Parental alienation can have lasting effects on your child later in life. If your ex-spouse is poisoning your child against you, it is important to protect your relationship with your child.
Divorce is difficult for parents and children alike and it can cause a rift in some relationships. This is especially true in situations where the divorce was very heated or involved an intense custody battle. Unfortunately, ex-spouses having negative feelings toward each other is quite common. However, when those feelings are projected on to the child with the intent to poison him or her against the other parent that is when parental alienation occurs.
What is parental alienation?
Parental alienation is a form of abuse in which one parent intentionally interferes with the relationship between his or her child and the other parent. According to the American Professional Society on the Abuse of Children (APSAC), parental alienation is a form of emotional abuse that has lasting effects on the individual into adulthood. As maintained by the APSAC, parents alienating their children typically send the message through words and actions that:
- The parent is needed and the only parent who really loves the child,
- The other parent is too busy for the child or dangerous, and
- The child cannot have a relationship with both parents and must decide whom to love and to be loved by in return.
Through these behaviors, the child not only misses out on a much-needed relationship with the other parent, but also begins to view him or herself as only receiving love when needed by another individual. The child's self-confidence and own self worth can also suffer as a consequence far into adulthood, leading to life-long damage.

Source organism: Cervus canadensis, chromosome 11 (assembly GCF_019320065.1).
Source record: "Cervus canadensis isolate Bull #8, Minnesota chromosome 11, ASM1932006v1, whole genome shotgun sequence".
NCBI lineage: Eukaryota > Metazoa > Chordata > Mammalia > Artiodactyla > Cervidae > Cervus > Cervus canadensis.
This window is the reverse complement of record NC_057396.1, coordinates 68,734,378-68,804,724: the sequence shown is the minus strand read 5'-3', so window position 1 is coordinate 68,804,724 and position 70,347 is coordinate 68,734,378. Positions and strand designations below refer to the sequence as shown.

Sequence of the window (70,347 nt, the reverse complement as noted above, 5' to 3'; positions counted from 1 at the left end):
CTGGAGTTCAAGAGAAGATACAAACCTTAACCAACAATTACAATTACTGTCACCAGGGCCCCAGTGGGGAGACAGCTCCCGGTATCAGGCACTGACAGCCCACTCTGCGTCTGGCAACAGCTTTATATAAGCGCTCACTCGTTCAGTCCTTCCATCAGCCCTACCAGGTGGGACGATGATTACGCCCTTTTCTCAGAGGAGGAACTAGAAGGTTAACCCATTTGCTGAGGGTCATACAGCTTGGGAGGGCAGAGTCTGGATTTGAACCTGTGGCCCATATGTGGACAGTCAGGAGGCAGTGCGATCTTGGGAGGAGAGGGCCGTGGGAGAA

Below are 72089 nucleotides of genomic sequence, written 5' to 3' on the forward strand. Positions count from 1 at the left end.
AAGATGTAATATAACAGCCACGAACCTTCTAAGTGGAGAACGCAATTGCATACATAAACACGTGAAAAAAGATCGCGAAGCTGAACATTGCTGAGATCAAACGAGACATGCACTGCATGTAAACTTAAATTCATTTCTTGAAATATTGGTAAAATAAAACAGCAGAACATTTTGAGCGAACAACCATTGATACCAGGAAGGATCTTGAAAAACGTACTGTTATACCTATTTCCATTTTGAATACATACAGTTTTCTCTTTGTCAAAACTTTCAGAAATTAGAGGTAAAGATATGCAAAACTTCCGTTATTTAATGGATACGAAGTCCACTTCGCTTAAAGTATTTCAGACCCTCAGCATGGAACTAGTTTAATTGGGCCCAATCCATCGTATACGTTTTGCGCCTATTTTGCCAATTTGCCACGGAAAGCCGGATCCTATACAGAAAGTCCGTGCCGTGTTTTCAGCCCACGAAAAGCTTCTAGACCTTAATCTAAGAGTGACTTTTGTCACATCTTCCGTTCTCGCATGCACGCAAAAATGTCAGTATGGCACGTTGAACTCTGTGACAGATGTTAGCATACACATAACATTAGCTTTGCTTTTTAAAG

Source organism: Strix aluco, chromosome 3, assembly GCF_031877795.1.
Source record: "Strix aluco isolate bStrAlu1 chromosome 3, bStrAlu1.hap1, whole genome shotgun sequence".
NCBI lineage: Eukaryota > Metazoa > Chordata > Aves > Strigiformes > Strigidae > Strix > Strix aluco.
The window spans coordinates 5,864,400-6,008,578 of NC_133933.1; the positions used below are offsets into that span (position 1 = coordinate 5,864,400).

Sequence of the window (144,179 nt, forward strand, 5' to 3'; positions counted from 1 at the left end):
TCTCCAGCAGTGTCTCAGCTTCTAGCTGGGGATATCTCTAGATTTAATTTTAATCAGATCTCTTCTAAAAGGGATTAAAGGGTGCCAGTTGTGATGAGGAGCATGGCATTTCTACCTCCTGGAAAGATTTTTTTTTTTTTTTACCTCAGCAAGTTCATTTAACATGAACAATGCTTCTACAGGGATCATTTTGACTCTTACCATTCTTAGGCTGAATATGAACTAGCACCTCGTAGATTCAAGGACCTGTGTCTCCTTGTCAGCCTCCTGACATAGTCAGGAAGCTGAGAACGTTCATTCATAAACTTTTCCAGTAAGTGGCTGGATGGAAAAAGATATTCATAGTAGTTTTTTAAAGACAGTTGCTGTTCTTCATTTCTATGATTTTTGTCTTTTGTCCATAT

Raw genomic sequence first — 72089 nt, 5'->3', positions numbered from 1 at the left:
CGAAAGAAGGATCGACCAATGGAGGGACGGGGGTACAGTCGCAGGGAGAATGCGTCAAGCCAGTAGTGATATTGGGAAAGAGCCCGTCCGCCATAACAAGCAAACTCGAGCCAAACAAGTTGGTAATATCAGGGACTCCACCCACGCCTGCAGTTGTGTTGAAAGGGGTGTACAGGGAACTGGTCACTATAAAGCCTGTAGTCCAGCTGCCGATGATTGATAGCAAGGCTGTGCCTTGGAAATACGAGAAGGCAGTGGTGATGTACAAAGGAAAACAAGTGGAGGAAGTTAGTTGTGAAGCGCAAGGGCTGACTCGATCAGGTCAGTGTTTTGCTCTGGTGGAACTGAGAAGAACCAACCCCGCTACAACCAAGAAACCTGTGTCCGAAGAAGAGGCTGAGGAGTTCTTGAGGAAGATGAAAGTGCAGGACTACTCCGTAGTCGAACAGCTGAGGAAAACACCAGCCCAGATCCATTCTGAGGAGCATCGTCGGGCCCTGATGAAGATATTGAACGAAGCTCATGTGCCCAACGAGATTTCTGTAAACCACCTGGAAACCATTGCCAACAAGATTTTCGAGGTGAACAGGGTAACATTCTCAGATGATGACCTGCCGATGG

What warning signs should I look for in my child?
A parent who is alienating his or her child may be doing it consciously or subconsciously and there are many difference forms of alienation. Here is a list of some common signs to look for if you suspect your ex-spouse is trying to turn your child against you.
- The child constantly makes excuses for not wanting to spend time with the alienated parent
- The child is disrespectful or abusive to the alienated parent, often in front of the alienating parent
- The child tells lies about past abuse perpetrated by the alienated parent
- The child no longer seems to have any positive memories about his or her past experiences or events with the alienated parent
- The alienating parent prevents the child from receiving phone calls or visiting the alienated parent, or makes visits as difficult as possible
- The alienating parent or child destroys gifts or communication from the alienated parent
- The alienating parent makes the child feel guilty for spending time with the alienated parent or for feeling love for the other parent
- The alienating parent makes disparaging remarks about the alienated parent or family members in front of the child
This is not an exhaustive list and parental alienation can be complex to diagnose and prove. If you see some of these signs or behaviors, it is important to speak to an attorney about your rights and how to protect your child.
What you can do about it
Your child needs to have a strong loving relationship with both parents. If your ex-spouse is preventing this from happening, it is important to stop this form of abuse and to protect your child from the lasting damage of parental alienation. Changes or modifications to your custody order can be made by the court if parental alienation is proven and the court determines that changes would be in the best interest of the child. This is always the standard that the court looks at to make a custody determination or modification.
If you fear that your child is suffering from alienation due to the actions, behaviors or messages perpetrated by your ex-spouse you should speak to a family law attorney to discuss your options. At McCormack & Phillips, we have experience helping victims of parental alienation. Call us today to discuss your circumstances and help you protect your child.